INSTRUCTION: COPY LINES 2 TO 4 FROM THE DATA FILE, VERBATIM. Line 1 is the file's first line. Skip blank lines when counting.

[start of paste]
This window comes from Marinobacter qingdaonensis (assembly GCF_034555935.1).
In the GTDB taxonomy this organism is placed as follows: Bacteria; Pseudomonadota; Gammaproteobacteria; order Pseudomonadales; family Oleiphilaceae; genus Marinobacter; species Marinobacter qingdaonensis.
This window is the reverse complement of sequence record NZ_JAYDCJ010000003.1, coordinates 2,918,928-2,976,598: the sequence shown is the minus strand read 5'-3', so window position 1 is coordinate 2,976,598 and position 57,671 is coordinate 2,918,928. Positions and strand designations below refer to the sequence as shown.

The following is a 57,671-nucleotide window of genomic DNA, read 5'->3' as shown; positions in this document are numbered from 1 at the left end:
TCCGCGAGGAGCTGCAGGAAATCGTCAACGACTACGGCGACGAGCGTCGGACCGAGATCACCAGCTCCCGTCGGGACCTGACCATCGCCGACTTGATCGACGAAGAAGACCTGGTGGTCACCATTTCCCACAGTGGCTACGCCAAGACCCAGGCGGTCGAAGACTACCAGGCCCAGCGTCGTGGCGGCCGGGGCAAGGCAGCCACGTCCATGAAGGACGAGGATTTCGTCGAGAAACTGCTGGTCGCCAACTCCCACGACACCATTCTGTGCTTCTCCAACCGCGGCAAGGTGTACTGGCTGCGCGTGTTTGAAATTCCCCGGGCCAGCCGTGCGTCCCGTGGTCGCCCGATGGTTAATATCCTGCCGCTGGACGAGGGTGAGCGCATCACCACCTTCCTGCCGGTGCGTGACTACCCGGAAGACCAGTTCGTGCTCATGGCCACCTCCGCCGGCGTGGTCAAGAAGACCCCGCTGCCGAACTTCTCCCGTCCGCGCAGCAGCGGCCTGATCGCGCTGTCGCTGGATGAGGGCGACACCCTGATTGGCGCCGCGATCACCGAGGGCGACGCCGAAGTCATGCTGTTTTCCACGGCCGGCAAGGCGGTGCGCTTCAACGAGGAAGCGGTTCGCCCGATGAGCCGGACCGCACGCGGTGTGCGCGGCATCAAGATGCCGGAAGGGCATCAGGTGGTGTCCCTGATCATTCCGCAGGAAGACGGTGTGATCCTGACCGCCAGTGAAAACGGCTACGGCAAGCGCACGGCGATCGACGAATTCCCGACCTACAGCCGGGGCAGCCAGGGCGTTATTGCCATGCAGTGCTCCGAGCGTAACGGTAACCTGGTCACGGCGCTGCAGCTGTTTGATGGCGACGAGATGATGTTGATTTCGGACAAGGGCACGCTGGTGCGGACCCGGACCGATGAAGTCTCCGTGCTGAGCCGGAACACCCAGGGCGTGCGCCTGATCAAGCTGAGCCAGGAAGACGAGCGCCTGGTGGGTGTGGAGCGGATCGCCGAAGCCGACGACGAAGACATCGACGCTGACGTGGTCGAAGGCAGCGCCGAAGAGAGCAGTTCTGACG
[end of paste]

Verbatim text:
In the GTDB taxonomy this organism is placed as follows: Bacteria; Pseudomonadota; Gammaproteobacteria; order Pseudomonadales; family Oleiphilaceae; genus Marinobacter; species Marinobacter qingdaonensis.
This window is the reverse complement of sequence record NZ_JAYDCJ010000003.1, coordinates 2,918,928-2,976,598: the sequence shown is the minus strand read 5'-3', so window position 1 is coordinate 2,976,598 and position 57,671 is coordinate 2,918,928. Positions and strand designations below refer to the sequence as shown.

The following is a 57,671-nucleotide window of genomic DNA, read 5'->3' as shown; positions in this document are numbered from 1 at the left end: